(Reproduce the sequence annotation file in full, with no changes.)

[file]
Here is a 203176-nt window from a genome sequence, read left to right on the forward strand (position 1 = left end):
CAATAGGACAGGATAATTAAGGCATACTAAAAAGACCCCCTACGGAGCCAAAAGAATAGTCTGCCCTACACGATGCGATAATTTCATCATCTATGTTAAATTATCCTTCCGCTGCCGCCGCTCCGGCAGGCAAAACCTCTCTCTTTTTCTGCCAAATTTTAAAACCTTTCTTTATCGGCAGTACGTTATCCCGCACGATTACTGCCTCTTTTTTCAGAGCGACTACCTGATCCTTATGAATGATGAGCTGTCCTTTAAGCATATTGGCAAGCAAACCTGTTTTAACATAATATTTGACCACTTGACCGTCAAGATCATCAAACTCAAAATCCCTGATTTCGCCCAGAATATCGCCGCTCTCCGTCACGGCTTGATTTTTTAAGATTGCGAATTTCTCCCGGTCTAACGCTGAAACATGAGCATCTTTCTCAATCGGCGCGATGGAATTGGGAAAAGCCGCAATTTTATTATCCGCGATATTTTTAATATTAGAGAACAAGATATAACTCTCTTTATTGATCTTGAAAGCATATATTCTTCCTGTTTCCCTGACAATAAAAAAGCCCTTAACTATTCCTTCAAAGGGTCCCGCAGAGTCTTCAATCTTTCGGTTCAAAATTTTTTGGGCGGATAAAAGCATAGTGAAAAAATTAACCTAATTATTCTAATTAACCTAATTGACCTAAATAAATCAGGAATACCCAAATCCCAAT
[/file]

Here is a 203176-nt window from a genome sequence, read left to right on the forward strand (position 1 = left end):
CAATAGGACAGGATAATTAAGGCATACTAAAAAGACCCCCTACGGAGCCAAAAGAATAGTCTGCCCTACACGATGCGATAATTTCATCATCTATGTTAAATTATCCTTCCGCTGCCGCCGCTCCGGCAGGCAAAACCTCTCTCTTTTTCTGCCAAATTTTAAAACCTTTCTTTATCGGCAGTACGTTATCCCGCACGATTACTGCCTCTTTTTTCAGAGCGACTACCTGATCCTTATGAATGATGAGCTGTCCTTTAAGCATATTGGCAAGCAAACCTGTTTTAACATAATATTTGACCACTTGACCGTCAAGATCATCAAACTCAAAATCCCTGATTTCGCCCAGAATATCGCCGCTCTCCGTCACGGCTTGATTTTTTAAGATTGCGAATTTCTCCCGGTCTAACGCTGAAACATGAGCATCTTTCTCAATCGGCGCGATGGAATTGGGAAAAGCCGCAATTTTATTATCCGCGATATTTTTAATATTAGAGAACAAGATATAACTCTCTTTATTGATCTTGAAAGCATATATTCTTCCTGTTTCCCTGACAATAAAAAAGCCCTTAACTATTCCTTCAAAGGGTCCCGCAGAGTCTTCAATCTTTCGGTTCAAAATTTTTTGGGCGGATAAAAGCATAGTGAAAAAATTAACCTAATTATTCTAATTAACCTAATTGACCTAAATAAATCAGGAATACCCAAATCCCAAT